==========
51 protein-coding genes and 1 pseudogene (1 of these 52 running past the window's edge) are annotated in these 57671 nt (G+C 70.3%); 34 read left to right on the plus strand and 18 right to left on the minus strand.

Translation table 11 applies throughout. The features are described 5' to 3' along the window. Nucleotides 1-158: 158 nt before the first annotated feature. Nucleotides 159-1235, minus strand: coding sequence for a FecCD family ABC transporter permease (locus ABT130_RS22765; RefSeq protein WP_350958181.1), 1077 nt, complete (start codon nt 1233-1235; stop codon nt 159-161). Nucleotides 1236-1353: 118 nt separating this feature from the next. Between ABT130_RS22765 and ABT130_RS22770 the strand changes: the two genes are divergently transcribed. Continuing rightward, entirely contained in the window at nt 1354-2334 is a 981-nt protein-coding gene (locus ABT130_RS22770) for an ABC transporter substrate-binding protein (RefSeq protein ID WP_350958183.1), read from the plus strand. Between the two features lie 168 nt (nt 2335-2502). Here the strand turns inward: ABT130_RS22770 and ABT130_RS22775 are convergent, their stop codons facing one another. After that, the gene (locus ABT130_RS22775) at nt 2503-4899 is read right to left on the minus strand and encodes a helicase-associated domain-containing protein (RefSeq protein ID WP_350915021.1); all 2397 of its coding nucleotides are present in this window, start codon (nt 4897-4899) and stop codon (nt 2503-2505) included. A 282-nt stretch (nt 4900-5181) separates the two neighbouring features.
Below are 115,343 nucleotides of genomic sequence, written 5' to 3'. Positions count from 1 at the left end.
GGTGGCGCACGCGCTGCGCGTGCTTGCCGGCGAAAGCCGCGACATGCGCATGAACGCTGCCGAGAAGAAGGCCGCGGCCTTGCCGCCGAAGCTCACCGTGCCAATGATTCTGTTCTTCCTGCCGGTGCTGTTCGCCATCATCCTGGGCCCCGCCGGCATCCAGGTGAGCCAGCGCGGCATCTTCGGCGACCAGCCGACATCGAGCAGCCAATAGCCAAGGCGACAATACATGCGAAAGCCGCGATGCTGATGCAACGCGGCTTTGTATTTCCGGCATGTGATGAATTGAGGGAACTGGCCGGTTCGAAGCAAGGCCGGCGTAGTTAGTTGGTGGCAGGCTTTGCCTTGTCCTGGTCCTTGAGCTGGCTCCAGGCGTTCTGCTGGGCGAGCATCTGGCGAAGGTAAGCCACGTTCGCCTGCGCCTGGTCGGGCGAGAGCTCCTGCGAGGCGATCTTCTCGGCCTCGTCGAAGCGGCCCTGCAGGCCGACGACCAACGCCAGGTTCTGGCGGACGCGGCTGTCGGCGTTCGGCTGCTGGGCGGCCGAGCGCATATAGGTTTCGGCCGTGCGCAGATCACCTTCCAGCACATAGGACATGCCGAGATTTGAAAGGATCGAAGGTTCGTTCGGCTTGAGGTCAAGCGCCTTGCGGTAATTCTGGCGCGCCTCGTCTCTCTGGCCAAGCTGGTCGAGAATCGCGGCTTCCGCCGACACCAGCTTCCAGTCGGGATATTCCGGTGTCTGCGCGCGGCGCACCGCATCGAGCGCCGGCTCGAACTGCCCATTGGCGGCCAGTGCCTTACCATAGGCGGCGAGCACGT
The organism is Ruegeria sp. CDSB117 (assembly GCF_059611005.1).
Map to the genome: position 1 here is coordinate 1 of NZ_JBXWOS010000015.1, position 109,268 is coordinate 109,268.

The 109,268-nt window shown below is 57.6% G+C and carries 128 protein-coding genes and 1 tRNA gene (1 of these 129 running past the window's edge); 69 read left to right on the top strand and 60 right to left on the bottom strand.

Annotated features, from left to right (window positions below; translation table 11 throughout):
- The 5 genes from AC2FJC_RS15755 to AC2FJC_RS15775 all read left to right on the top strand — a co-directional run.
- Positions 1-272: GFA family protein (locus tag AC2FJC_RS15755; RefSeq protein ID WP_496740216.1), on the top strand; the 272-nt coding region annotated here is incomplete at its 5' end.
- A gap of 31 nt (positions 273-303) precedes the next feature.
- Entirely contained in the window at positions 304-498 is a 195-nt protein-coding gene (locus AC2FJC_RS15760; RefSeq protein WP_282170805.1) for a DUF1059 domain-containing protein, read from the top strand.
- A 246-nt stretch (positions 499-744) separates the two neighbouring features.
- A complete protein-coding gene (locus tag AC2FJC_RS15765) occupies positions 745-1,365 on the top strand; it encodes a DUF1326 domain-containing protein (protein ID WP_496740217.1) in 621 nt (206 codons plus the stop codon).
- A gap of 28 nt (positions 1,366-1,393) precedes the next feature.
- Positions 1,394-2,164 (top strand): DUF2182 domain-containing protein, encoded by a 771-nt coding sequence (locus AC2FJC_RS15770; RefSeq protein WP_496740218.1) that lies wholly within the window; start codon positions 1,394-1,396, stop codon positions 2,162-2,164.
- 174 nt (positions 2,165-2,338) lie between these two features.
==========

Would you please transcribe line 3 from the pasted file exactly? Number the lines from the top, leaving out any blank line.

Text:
Below are 115,343 nucleotides of genomic sequence, written 5' to 3'. Positions count from 1 at the left end.